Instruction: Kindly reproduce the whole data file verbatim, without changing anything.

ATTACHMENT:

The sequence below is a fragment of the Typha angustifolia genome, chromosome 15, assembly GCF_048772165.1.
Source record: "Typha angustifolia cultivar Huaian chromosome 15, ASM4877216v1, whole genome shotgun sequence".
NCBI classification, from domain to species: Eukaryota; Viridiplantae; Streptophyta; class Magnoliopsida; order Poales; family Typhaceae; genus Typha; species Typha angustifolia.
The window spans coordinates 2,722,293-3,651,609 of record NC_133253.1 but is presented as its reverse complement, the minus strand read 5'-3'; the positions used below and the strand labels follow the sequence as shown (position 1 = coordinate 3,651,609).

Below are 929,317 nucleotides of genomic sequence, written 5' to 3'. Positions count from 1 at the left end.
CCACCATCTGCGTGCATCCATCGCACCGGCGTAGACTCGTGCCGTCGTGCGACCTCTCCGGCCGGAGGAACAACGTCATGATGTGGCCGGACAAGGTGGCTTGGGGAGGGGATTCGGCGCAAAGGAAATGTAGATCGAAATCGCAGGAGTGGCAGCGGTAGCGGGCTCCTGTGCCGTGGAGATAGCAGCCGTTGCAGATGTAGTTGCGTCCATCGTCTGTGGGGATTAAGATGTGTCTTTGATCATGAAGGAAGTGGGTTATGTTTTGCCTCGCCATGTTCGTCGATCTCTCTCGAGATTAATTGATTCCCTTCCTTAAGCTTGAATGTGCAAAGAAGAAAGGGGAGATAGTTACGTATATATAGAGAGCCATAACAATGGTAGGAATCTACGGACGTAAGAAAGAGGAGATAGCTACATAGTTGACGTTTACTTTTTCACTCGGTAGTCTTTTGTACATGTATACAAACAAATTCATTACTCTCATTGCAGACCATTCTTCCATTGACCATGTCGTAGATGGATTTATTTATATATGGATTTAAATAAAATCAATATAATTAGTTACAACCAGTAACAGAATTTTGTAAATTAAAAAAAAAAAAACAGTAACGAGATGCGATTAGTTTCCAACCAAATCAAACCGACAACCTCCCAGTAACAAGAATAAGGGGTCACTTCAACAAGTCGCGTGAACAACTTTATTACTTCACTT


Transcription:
The sequence below is a fragment of the Typha angustifolia genome, chromosome 15, assembly GCF_048772165.1.
Source record: "Typha angustifolia cultivar Huaian chromosome 15, ASM4877216v1, whole genome shotgun sequence".
NCBI classification, from domain to species: Eukaryota; Viridiplantae; Streptophyta; class Magnoliopsida; order Poales; family Typhaceae; genus Typha; species Typha angustifolia.
The window spans coordinates 2,722,293-3,651,609 of record NC_133253.1 but is presented as its reverse complement, the minus strand read 5'-3'; the positions used below and the strand labels follow the sequence as shown (position 1 = coordinate 3,651,609).

Below are 929,317 nucleotides of genomic sequence, written 5' to 3'. Positions count from 1 at the left end.
CCACCATCTGCGTGCATCCATCGCACCGGCGTAGACTCGTGCCGTCGTGCGACCTCTCCGGCCGGAGGAACAACGTCATGATGTGGCCGGACAAGGTGGCTTGGGGAGGGGATTCGGCGCAAAGGAAATGTAGATCGAAATCGCAGGAGTGGCAGCGGTAGCGGGCTCCTGTGCCGTGGAGATAGCAGCCGTTGCAGATGTAGTTGCGTCCATCGTCTGTGGGGATTAAGATGTGTCTTTGATCATGAAGGAAGTGGGTTATGTTTTGCCTCGCCATGTTCGTCGATCTCTCTCGAGATTAATTGATTCCCTTCCTTAAGCTTGAATGTGCAAAGAAGAAAGGGGAGATAGTTACGTATATATAGAGAGCCATAACAATGGTAGGAATCTACGGACGTAAGAAAGAGGAGATAGCTACATAGTTGACGTTTACTTTTTCACTCGGTAGTCTTTTGTACATGTATACAAACAAATTCATTACTCTCATTGCAGACCATTCTTCCATTGACCATGTCGTAGATGGATTTATTTATATATGGATTTAAATAAAATCAATATAATTAGTTACAACCAGTAACAGAATTTTGTAAATTAAAAAAAAAAAAACAGTAACGAGATGCGATTAGTTTCCAACCAAATCAAACCGACAACCTCCCAGTAACAAGAATAAGGGGTCACTTCAACAAGTCGCGTGAACAACTTTATTACTTCACTT